The History of the Wade Saddle

By February 26, 2017Tack

by Mike Laughlin
From Cowboy Showcase

Clifford Wade, whose family came west on the Oregon Trail, had a saddle, made by an unknown maker, that his dad brought with him from the east. Tom Dorrance, who lived in Wallowa County, Oregon, cowboyed with Clifford and admired Clifford’s livestock handling ability and the saddle Clifford rode that he had inherited from his dad.

According to Dale Harwood, noted Idaho saddle maker, in 1939, Tom Dorrance took Clifford’s saddle to Hamley & Company Saddle Shop in Pendleton, Oregon. He had a new saddle made on a saddle tree copied from the tree in Clifford’s old saddle.

In 1940, Tom Dorrance was not satisfied with the fit of this saddle. He went back to Hamley’s and worked with Walt Youngman, head tree maker at Hamley’s, and they made some modifications in the saddle tree.  At that time, Hamley’s made both saddle trees and saddles at their shop. Dorrance continued riding this improved saddle throughout his long career as the premier horse psychologist.

Hamley’s made more of these trees that Tom Dorrance and Walt Youngman had designed. They wanted to call them Dorrance trees, but Tom wanted the tree named after Clifford Wade from whom they had copied the original. Hamley & Company made a few saddles on the Wade trees. They were mostly scattered around northern Nevada, eastern Oregon, and southern Idaho, but had limited popularity.

In 1961, Dale Harwood opened a saddle shop in southern Idaho. Harwood had buckarooed on ranches all over northern Nevada and Oregon. He started making saddles for working buckaroos. In 1962, Ray Hunt had Dale Harwood build him a saddle on a Wade tree. Harwood credits Ray Hunt with popularizing the Wade style of saddle by riding one in the many horse clinics Hunt conducted throughout the United States, Canada, and overseas.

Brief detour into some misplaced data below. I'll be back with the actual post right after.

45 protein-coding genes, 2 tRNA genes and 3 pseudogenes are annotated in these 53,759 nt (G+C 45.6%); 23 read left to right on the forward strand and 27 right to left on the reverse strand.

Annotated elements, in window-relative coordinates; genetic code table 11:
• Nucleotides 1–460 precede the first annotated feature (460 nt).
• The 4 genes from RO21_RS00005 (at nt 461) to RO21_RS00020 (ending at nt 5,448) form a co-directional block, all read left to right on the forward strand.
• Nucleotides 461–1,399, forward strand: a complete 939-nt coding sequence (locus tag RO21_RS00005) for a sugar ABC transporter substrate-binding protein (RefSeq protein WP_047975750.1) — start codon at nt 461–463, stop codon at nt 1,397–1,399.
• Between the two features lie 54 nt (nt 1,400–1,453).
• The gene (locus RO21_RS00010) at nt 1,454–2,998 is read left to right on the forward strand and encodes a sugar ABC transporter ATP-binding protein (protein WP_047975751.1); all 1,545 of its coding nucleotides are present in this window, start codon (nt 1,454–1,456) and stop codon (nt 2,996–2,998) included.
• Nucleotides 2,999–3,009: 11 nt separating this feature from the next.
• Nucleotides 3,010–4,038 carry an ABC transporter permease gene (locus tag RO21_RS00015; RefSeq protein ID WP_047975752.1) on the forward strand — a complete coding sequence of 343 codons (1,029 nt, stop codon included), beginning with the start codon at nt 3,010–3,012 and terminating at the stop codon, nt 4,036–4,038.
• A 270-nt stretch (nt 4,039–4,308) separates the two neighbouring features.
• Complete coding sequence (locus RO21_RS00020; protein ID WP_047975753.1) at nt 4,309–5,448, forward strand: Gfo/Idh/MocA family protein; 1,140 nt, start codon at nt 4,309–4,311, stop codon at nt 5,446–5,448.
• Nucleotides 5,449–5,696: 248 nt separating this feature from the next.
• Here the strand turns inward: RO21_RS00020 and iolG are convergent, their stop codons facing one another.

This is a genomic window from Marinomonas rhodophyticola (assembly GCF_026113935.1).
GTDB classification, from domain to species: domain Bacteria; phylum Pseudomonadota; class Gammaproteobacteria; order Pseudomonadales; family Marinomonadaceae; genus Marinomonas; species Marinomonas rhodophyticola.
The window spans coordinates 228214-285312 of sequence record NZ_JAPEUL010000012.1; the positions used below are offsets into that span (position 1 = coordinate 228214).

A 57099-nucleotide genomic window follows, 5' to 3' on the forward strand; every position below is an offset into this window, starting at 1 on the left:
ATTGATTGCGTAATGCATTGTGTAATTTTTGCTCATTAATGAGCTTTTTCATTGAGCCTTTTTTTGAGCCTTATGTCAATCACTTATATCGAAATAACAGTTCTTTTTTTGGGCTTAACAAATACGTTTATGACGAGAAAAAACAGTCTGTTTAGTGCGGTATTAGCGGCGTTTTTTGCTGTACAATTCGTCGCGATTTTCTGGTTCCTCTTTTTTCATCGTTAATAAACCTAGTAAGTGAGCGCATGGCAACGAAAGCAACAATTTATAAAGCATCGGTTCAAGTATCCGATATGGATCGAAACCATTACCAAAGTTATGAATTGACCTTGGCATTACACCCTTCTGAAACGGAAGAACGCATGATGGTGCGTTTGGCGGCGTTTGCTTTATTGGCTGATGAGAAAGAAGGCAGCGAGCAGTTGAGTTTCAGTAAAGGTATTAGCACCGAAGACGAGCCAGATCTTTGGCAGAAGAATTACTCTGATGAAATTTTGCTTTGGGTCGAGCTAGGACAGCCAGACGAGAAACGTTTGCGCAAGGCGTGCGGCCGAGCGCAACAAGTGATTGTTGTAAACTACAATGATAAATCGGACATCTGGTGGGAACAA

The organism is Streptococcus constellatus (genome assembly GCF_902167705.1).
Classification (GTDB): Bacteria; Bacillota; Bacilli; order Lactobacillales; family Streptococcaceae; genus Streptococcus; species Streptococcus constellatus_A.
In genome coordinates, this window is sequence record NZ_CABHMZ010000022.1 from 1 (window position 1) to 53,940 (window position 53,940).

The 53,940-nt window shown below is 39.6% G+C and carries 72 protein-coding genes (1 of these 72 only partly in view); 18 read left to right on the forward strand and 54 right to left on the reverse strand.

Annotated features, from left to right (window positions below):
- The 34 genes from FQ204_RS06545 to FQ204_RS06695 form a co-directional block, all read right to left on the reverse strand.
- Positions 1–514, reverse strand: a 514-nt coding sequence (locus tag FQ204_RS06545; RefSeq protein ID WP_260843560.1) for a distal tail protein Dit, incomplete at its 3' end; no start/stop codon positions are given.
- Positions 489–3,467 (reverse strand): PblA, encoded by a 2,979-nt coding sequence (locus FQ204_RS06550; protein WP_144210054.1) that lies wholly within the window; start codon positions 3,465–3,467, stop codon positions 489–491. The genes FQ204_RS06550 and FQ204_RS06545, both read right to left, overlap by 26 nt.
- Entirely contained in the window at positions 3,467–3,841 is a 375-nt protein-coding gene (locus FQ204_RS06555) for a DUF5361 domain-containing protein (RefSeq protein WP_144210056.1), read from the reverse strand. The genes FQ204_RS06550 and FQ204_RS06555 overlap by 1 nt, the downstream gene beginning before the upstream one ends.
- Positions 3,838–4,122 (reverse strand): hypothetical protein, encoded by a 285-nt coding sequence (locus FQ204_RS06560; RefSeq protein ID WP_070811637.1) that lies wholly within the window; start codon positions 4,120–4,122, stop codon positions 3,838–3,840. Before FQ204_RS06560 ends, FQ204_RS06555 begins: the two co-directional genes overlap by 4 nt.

There are several reasons why Wade saddles remain popular today. The saddle sets low on a horse, giving a horse better leverage while holding heavy livestock that has been roped. The horn is low and out of the way when roping. The horn has a prominent lip to make dallying with your rope easier.  Working buckaroos really like the saddle because of the way it fits a horse, never moving whether riding in steep mountains, or on the flats.

Wade saddle

Tom Dorrance’s original saddle (above) was built on the first Wade tree.  He wore it out and recovered it himself.  It is currently owned by Jim and Luke Neubert, sons of Bryan Neubert, horse clinician from Alturas, California. The saddle was given to Bryan’s sons as a gift by Tom Dorrance in 1989. Photo courtesy of Bryan Neubert:

Tom Dorrance’s saddle was copied by Hamley & Company from Clifford Wade’s saddle and then reworked by Dorrance and Walt Youngman.
A version of this article appeared in the July 2004 issue of Western Horseman Magazine.